Don’t Let Anyone Bring You Down. Make Today The Best Day Of Your Life.

F/7.1, 1/200, ISO 400.

Northern Flicker

Why are frogs always so happy?

They eat what ever bugs them.

Interesting Fact: Northern Flickers generally nest in holes in trees like other woodpeckers. Occasionally, they’ve been found nesting in old, earthen burrows vacated by Belted Kingfishers or Bank Swallows. ( https://www.allaboutbirds.org/guide/Northern_Flicker/overview )

Peck Away!

F/11.0, 1/500, ISO 400.

Downy Woodpecker 

What is harder to catch the faster you run?

Your breath.

Interesting Fact: An active woodpecker that moves quickly over tree trunks, branches, and stems of grasses and wildflowers, characteristically leaning against its stiffened tail feathers for support. Downy Woodpeckers move horizontally and downwards on trees much more readily than most other woodpeckers. ( Downy Woodpecker Life History, All About Birds, Cornell Lab of Ornithology )

 

 

CAUTION! Headbanging In Progress!

F/6.3, 1/125, ISO 320.

Pileated Woodpecker 

What does a house wear?

Address.

Interesting Fact: Pileated Woodpeckers forage in large, dead wood—standing dead trees, stumps, or logs lying on the forest floor. They make impressive rectangular excavations that can be a foot or more long and go deep inside the wood. These holes pursue the tunnels of carpenter ants, the woodpecker’s primary food. ( Pileated Woodpecker Life History, All About Birds, Cornell Lab of Ornithology )

Head Banging Is My Stress Reduction!

F/6.3, 1/800, ISO 800.

Yellow-Bellied Sapsucker

Why did the police arrest the turkey?

They suspected it of fowl play!

Interesting Fact: Yellow-bellied Sapsuckers have been found drilling sapwells in more than 1,000 species of trees and woody plants, though they have a strong preference for birches and maples. ( https://www.allaboutbirds.org/guide/Yellow-bellied_Sapsucker )

Headbanger!

F/6.3, 1/100, ISO 320.

Pileated Woodpecker

Two men visit a prostitute.

The first man goes into the bedroom. He comes out ten minutes later and says, “Heck. My wife is better than that.”

The second man goes in. He comes out ten minutes later and says, “You know? Your wife IS better.”

Interesting Fact: The Pileated Woodpecker prefers large trees for nesting. In young forests, it will use any large trees remaining from before the forest was cut. Because these trees are larger than the rest of the forest, they present a lightning hazard to the nesting birds. ( https://www.allaboutbirds.org/guide/Pileated_Woodpecker  )

I Might Be Too Punk Rock For You.

F/ 7.1, 1/200, ISO 1600.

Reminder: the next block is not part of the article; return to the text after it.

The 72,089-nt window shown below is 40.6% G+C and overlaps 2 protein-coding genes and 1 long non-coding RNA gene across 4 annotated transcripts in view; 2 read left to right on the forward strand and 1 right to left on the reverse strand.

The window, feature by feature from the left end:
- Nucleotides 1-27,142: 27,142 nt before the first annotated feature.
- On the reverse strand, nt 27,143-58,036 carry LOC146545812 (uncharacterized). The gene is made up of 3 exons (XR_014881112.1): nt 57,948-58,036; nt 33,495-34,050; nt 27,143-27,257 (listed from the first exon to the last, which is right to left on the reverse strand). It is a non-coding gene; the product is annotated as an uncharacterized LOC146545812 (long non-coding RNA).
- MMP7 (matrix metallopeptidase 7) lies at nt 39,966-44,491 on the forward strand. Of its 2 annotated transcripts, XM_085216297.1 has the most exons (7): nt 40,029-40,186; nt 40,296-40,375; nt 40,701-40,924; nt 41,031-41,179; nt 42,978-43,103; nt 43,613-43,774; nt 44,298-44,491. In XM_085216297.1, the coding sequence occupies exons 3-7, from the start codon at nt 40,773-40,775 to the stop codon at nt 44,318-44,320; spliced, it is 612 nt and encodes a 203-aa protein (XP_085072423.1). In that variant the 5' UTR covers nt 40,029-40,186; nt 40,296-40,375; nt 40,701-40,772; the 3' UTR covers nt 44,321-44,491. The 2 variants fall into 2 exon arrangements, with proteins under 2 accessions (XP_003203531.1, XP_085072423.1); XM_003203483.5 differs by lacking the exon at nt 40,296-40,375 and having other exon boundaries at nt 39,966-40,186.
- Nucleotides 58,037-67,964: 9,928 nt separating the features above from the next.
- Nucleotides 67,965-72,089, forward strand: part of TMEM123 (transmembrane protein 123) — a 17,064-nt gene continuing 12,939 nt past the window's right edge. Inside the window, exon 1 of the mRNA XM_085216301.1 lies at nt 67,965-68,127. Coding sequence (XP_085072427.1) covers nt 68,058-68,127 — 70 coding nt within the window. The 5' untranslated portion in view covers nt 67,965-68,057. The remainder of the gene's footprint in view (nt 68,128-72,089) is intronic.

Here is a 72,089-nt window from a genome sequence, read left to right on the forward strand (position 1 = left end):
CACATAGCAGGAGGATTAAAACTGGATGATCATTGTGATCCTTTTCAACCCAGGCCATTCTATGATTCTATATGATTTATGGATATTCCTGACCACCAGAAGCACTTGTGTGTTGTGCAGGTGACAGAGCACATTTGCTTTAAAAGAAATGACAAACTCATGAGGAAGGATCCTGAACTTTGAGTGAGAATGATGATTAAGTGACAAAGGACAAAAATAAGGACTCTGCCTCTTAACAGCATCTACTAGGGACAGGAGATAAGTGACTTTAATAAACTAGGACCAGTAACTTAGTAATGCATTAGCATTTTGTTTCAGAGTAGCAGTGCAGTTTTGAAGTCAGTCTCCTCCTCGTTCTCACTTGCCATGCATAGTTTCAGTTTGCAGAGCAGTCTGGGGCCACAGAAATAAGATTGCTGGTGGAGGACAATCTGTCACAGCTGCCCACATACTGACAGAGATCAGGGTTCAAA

Pileated Woodpecker 

When is it bad luck to be followed by a black cat?

When you’re a mouse.

Interesting Fact: When hammering into this soft wood, Pileated Woodpeckers use their long necks to pull far back from the tree, then make powerful strikes with their heavy bills, pulling with their feet to increase the strength of the blow. The sound is often audible as a heavy thunk, and large chips of wood collect on the ground below. ( https://www.allaboutbirds.org/guide/Pileated_Woodpecker/lifehistory )

You Wanna To Go Bro!

F/7.1, 1/200, ISO 400.

Northern Flickers 

Who do you call when a giant fly attacks the city?

The SWAT team.

Interesting Fact: Nests are generally placed 6-15 feet off the ground, but on rare occasions can be over 100 feet high. Northern Flickers have been known to nest in old burrows of Belted Kingfishers or Bank Swallows. ( https://www.allaboutbirds.org/guide/Northern_Flicker/lifehistory )

 

 

I Have Been Thinking To Buy A Drill.

F/8.0, 1/250, ISO 500.

Northern Flicker 

What is a mattress’ favorite season?

Spring.

Interesting Fact: Northern Flickers usually excavate nest holes in dead or diseased tree trunks or large branches. In northern North America look for nests in trembling aspens, which are susceptible to a heartrot that makes for easy excavation. Unlike many woodpeckers, flickers often reuse cavities that they or another species excavated in a previous year. ( https://www.allaboutbirds.org/guide/Northern_Flicker/lifehistory )

 

 

Shh… I’m Hiding From Negative People.

F/8.0, 1/250, ISO 320.

Northern Flicker 

What did the math text book say to the Shakespeare text book?

I’ve already got a lot of problems, and I don’t need any of your drama.

Interesting Fact: Although it can climb up the trunks of trees and hammer on wood like other woodpeckers, the Northern Flicker prefers to find food on the ground. Ants are its main food, and the flicker digs in the dirt to find them. It uses its long barbed tongue to lap up the ants. ( https://www.allaboutbirds.org/guide/Northern_Flicker/ )

 

 

This Tree Taste Really Weird To Me?!

F/6.3, 1/160, ISO 320.

Pileated Woodpecker

Why did the belt go to jail?

Because it held up a pair of pants!

Interesting Fact: The Pileated Woodpecker digs characteristically rectangular holes in trees to find ants. These excavations can be so broad and deep that they can cause small trees to break in half. ( https://www.allaboutbirds.org/guide/Pileated_Woodpecker/lifehistory )